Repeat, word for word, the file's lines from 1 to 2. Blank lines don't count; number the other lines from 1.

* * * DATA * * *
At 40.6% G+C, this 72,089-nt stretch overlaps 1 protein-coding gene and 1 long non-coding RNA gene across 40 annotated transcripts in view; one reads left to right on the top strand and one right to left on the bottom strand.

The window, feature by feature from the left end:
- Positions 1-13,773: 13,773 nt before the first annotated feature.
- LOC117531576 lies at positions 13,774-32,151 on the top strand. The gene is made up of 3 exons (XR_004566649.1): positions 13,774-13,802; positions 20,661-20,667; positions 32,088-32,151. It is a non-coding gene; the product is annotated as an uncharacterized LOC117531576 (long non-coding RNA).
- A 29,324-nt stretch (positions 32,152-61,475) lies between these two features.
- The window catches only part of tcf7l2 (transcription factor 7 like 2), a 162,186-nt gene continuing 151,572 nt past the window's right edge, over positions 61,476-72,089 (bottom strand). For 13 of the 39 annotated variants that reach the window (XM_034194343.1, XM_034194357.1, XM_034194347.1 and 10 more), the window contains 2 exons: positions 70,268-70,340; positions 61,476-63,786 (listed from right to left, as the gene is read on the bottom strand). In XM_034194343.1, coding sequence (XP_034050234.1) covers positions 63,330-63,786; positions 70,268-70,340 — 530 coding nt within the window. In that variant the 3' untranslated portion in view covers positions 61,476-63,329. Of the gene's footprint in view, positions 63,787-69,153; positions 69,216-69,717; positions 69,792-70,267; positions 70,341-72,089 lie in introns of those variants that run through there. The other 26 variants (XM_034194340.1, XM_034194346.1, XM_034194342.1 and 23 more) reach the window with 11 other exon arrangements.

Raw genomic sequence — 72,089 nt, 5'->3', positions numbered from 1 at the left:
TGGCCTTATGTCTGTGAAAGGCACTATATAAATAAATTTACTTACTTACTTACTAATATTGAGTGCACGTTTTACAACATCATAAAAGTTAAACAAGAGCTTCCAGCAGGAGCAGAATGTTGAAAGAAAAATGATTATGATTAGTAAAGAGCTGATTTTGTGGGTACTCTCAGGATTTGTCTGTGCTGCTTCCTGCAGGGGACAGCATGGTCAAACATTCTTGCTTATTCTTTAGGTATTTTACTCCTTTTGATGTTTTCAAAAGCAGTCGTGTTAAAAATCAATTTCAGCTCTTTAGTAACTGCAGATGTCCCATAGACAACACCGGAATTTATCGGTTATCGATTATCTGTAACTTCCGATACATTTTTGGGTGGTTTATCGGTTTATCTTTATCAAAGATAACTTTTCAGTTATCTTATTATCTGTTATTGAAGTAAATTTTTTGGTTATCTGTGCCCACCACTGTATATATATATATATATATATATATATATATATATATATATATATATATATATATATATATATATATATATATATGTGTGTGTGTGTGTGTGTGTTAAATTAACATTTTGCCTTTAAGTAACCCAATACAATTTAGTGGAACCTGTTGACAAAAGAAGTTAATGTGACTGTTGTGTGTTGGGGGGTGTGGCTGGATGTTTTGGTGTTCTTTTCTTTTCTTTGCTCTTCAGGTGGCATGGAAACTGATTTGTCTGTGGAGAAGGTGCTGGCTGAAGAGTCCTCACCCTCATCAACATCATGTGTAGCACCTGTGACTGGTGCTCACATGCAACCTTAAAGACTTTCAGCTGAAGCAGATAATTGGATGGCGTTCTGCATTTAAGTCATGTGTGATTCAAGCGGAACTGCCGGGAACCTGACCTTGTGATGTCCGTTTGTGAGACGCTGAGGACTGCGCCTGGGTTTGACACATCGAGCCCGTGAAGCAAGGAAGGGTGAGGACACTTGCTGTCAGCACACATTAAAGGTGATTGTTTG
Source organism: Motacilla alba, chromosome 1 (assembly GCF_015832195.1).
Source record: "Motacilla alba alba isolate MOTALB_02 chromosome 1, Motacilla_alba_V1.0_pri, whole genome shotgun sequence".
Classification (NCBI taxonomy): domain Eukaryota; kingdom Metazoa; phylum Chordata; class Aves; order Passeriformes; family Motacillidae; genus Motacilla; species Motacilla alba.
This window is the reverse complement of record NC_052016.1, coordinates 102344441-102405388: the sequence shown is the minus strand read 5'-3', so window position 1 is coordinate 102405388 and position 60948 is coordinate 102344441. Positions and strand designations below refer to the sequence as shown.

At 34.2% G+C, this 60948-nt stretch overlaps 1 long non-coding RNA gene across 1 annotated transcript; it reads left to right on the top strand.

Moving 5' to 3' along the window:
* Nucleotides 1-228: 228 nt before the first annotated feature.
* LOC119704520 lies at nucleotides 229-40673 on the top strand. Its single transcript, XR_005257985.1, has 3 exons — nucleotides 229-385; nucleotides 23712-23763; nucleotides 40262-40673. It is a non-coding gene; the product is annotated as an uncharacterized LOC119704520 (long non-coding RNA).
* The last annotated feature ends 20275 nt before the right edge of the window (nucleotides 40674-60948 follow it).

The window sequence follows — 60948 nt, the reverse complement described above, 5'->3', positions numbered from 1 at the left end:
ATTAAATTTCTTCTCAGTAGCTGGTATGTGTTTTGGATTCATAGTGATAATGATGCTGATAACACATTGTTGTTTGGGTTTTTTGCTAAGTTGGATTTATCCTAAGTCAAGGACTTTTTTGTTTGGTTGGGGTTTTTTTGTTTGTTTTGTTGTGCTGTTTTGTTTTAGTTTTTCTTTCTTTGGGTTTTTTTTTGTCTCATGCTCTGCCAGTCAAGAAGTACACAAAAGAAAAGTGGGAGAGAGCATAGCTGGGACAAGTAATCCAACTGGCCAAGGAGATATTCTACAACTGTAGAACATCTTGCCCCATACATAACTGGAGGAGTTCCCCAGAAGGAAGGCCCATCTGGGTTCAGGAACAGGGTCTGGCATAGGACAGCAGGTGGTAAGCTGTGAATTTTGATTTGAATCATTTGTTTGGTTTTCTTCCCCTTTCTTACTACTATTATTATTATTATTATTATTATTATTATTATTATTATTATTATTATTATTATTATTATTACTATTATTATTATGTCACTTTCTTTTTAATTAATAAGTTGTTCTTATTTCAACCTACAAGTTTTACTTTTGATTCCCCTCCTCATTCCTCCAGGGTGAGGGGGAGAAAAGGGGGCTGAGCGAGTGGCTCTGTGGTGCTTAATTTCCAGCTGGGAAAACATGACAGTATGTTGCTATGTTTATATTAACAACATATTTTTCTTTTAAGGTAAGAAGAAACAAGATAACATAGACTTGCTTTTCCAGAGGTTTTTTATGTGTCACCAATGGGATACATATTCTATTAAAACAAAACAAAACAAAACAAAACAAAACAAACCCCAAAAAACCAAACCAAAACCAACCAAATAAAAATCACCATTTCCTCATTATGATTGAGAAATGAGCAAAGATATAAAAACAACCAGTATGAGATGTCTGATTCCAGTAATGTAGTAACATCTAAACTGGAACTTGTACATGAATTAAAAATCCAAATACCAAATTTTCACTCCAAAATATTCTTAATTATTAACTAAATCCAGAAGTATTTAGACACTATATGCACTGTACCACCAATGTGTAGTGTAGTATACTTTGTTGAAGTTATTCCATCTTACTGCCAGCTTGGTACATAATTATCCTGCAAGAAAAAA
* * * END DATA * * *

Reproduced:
At 40.6% G+C, this 72,089-nt stretch overlaps 1 protein-coding gene and 1 long non-coding RNA gene across 40 annotated transcripts in view; one reads left to right on the top strand and one right to left on the bottom strand.

The window, feature by feature from the left end: